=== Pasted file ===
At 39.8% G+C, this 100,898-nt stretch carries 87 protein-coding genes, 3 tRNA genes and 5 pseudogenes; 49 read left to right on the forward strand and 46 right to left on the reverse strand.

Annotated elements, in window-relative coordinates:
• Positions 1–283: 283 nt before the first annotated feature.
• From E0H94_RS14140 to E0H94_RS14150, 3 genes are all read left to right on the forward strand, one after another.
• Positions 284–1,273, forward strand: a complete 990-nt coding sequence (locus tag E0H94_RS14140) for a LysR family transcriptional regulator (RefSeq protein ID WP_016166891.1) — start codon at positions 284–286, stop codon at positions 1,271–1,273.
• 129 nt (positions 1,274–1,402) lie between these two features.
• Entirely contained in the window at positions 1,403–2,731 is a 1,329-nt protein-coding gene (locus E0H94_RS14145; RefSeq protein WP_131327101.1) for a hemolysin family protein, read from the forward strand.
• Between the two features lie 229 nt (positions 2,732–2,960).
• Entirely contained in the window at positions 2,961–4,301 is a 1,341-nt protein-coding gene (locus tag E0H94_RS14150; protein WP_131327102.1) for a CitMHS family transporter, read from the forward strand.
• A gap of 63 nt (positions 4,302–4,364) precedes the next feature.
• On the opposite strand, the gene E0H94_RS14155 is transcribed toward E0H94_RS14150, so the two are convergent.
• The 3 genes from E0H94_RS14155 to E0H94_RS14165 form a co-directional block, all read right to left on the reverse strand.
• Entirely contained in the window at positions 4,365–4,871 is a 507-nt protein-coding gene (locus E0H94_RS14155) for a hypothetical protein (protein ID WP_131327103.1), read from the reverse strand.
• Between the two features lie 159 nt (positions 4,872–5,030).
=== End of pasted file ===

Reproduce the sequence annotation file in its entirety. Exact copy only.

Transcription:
At 39.8% G+C, this 100,898-nt stretch carries 87 protein-coding genes, 3 tRNA genes and 5 pseudogenes; 49 read left to right on the forward strand and 46 right to left on the reverse strand.

Annotated elements, in window-relative coordinates:
• Positions 1–283: 283 nt before the first annotated feature.
• From E0H94_RS14140 to E0H94_RS14150, 3 genes are all read left to right on the forward strand, one after another.
• Positions 284–1,273, forward strand: a complete 990-nt coding sequence (locus tag E0H94_RS14140) for a LysR family transcriptional regulator (RefSeq protein ID WP_016166891.1) — start codon at positions 284–286, stop codon at positions 1,271–1,273.
• 129 nt (positions 1,274–1,402) lie between these two features.
• Entirely contained in the window at positions 1,403–2,731 is a 1,329-nt protein-coding gene (locus E0H94_RS14145; RefSeq protein WP_131327101.1) for a hemolysin family protein, read from the forward strand.
• Between the two features lie 229 nt (positions 2,732–2,960).
• Entirely contained in the window at positions 2,961–4,301 is a 1,341-nt protein-coding gene (locus tag E0H94_RS14150; protein WP_131327102.1) for a CitMHS family transporter, read from the forward strand.
• A gap of 63 nt (positions 4,302–4,364) precedes the next feature.
• On the opposite strand, the gene E0H94_RS14155 is transcribed toward E0H94_RS14150, so the two are convergent.
• The 3 genes from E0H94_RS14155 to E0H94_RS14165 form a co-directional block, all read right to left on the reverse strand.
• Entirely contained in the window at positions 4,365–4,871 is a 507-nt protein-coding gene (locus E0H94_RS14155) for a hypothetical protein (protein ID WP_131327103.1), read from the reverse strand.
• Between the two features lie 159 nt (positions 4,872–5,030).